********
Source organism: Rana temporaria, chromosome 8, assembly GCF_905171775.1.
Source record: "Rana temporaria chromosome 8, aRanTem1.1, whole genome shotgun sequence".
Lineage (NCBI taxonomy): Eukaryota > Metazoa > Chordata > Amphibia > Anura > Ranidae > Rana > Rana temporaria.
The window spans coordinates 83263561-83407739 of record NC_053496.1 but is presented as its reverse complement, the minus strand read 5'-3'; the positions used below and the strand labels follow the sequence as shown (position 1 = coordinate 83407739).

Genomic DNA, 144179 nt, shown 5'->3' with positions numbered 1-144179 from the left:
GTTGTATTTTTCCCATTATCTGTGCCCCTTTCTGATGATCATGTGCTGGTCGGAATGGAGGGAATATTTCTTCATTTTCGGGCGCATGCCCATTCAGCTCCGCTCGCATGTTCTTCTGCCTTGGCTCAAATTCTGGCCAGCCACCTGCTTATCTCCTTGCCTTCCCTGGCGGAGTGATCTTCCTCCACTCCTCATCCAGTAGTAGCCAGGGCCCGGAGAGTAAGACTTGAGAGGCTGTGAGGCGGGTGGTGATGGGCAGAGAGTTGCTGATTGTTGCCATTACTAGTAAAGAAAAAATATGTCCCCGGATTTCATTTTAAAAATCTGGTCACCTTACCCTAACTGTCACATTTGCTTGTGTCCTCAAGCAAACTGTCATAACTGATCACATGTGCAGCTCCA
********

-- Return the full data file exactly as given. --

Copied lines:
Source organism: Rana temporaria, chromosome 8, assembly GCF_905171775.1.
Source record: "Rana temporaria chromosome 8, aRanTem1.1, whole genome shotgun sequence".
Lineage (NCBI taxonomy): Eukaryota > Metazoa > Chordata > Amphibia > Anura > Ranidae > Rana > Rana temporaria.
The window spans coordinates 83263561-83407739 of record NC_053496.1 but is presented as its reverse complement, the minus strand read 5'-3'; the positions used below and the strand labels follow the sequence as shown (position 1 = coordinate 83407739).

Genomic DNA, 144179 nt, shown 5'->3' with positions numbered 1-144179 from the left:
GTTGTATTTTTCCCATTATCTGTGCCCCTTTCTGATGATCATGTGCTGGTCGGAATGGAGGGAATATTTCTTCATTTTCGGGCGCATGCCCATTCAGCTCCGCTCGCATGTTCTTCTGCCTTGGCTCAAATTCTGGCCAGCCACCTGCTTATCTCCTTGCCTTCCCTGGCGGAGTGATCTTCCTCCACTCCTCATCCAGTAGTAGCCAGGGCCCGGAGAGTAAGACTTGAGAGGCTGTGAGGCGGGTGGTGATGGGCAGAGAGTTGCTGATTGTTGCCATTACTAGTAAAGAAAAAATATGTCCCCGGATTTCATTTTAAAAATCTGGTCACCTTACCCTAACTGTCACATTTGCTTGTGTCCTCAAGCAAACTGTCATAACTGATCACATGTGCAGCTCCA